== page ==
·       Flock to the Valley – Northamptonshire Washlands 8am to 4pm

Staff and volunteers from River Nene Regional Park and the RSPB invite regular and new visitors to the Washlands to come and view glittering golden plovers and whistling wigeon through high-powered telescopes. No booking required. Access via public footpath across the Nene from Weston Mill Lane, off Billing Road East. 

15th January

·       Wetland Wonders – Titchmarsh Local Nature Reserve, 10-12pm

A walk around Titchmarsh Local Nature Reserve led by the Wildlife Trust and Natural England, taking a glimpse at some of the overwintering birds that make the Upper Nene Gravel Pits Special Protection Area so important.  Learn about the conservation work that is happening along the Nene Valley and future plans to make it even more special for Wildlife. Meet at the Titchmarsh Nature Reserve car park near Aldwincle, Northamptonshire.  For directions visits: Bring suitable outdoor clothes and footwear and binoculars if you have them. The walk is 2.4 miles in length and on uneven ground.  No booking required.



Notes to Editor

·   The status of Special Protection Area covers 1386 hectares over 35 km between Thrapston and Northampton, which include the lakes glimpsed from the A45.  SPA designation specifically protects birds. More information about Special Protection Areas and Ramsar sites

·   The designation means the area has the same level of protection as Camargue and the Danube.  SPAs in the UK also include the Humber Estuary, the Wash and several sites in our upland areas. 

·   The area is also a Site of Special scientific Interest.  8% of England is designated as SSSI but drops to only 2% in Northamptonshire. 

·   Defra confirmed the SPA designation in July 2011.

To download copyright-free images (for this story, only) of the birds of the Upper Nene Valley and a family enjoying nature, click on this link and type in the user name and password:


User name:  MRO_NVSPA

Password: RSPB

About Natural England

Natural England is the government’s independent adviser on the natural environment. Established in 2006 our work is focused on enhancing England’s wildlife and landscapes and maximising the benefits they bring to the public.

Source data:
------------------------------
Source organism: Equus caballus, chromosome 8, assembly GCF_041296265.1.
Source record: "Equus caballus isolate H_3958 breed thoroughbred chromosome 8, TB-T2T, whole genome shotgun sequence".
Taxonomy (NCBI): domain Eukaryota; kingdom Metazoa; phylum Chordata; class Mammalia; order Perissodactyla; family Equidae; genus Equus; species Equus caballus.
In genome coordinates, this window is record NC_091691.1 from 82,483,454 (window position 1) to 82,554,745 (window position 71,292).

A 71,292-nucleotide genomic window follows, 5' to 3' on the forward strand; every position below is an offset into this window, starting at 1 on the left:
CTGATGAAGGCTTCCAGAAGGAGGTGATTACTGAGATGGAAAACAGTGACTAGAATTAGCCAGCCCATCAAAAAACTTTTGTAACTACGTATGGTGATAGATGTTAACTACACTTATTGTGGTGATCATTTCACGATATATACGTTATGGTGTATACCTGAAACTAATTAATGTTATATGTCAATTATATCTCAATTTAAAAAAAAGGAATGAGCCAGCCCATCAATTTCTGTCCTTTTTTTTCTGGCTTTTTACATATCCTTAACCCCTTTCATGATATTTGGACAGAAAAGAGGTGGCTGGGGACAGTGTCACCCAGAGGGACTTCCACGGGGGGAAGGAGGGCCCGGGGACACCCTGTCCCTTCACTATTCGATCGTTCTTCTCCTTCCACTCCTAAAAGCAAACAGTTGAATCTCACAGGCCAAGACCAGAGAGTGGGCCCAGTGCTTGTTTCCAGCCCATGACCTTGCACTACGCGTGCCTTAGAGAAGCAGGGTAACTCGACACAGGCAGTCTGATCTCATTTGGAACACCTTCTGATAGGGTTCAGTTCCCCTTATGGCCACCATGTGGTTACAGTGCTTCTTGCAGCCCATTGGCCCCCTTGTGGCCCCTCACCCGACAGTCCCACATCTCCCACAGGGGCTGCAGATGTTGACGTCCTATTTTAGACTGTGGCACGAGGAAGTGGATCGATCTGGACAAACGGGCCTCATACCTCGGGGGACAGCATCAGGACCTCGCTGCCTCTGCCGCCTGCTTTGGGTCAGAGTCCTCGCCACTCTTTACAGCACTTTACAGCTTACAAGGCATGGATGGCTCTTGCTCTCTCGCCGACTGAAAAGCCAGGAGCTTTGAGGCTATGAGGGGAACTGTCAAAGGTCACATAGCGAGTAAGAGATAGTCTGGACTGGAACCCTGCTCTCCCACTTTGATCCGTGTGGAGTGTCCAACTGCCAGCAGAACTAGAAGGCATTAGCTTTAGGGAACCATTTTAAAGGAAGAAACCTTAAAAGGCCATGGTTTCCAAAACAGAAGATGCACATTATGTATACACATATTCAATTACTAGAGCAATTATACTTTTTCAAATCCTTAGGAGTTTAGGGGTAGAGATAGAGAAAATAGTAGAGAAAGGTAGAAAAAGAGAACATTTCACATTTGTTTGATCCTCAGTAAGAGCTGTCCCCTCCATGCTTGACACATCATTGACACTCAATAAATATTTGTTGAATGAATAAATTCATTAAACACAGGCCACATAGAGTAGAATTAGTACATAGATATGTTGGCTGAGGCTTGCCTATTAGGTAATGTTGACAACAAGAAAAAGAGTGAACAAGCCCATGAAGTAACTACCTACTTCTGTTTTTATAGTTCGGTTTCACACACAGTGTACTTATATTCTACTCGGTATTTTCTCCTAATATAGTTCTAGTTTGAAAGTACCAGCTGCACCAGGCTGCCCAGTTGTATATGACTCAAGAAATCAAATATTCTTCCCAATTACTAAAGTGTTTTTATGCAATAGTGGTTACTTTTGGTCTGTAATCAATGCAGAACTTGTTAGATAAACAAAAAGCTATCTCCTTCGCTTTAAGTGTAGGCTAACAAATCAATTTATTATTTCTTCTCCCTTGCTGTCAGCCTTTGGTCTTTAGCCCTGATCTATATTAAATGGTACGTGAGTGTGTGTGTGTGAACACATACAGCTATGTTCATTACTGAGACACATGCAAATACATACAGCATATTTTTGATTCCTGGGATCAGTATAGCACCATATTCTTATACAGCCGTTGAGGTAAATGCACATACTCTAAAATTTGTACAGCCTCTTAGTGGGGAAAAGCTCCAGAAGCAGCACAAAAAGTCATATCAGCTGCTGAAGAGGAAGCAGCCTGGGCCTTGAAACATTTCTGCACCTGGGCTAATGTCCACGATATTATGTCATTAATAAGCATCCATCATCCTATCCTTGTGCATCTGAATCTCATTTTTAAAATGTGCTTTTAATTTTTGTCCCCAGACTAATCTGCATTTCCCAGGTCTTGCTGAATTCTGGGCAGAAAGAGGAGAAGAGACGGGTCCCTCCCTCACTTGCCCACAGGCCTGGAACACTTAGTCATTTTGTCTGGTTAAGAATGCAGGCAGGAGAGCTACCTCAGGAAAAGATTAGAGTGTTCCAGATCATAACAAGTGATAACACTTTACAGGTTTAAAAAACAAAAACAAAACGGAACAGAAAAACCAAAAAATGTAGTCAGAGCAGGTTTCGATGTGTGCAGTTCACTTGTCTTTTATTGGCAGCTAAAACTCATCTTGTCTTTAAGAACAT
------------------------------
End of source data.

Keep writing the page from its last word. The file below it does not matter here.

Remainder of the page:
·   We establish and care for England’s main wildlife and geological sites, ensuring that over 4,000 National Nature Reserves and Sites of Special Scientific Interest are looked after and improved.

·   We work to ensure that England’s landscapes are effectively protected, designating England’s National Parks, Areas of Outstanding Natural Beauty and advising widely on their conservation.

·   We run Environmental Stewardship and other green farming schemes that deliver over £400 million a year to farmers and landowners, enabling them to enhance the natural environment across two thirds of England’s farmland. 

·   We fund, manage, and provide scientific expertise for hundreds of conservation projects each year, improving the prospects for thousands of England’s species and habitats.

·   We promote access to the wider countryside, helping establish National Trails and coastal trails and ensuring that the public can enjoy and benefit from them.

For further information (media enquiries only) please contact Emma Lusby on 0300 0604231 or 07900 608073 in Natural England’s press office. Out of hours, please call the duty press officer on 07970 098005.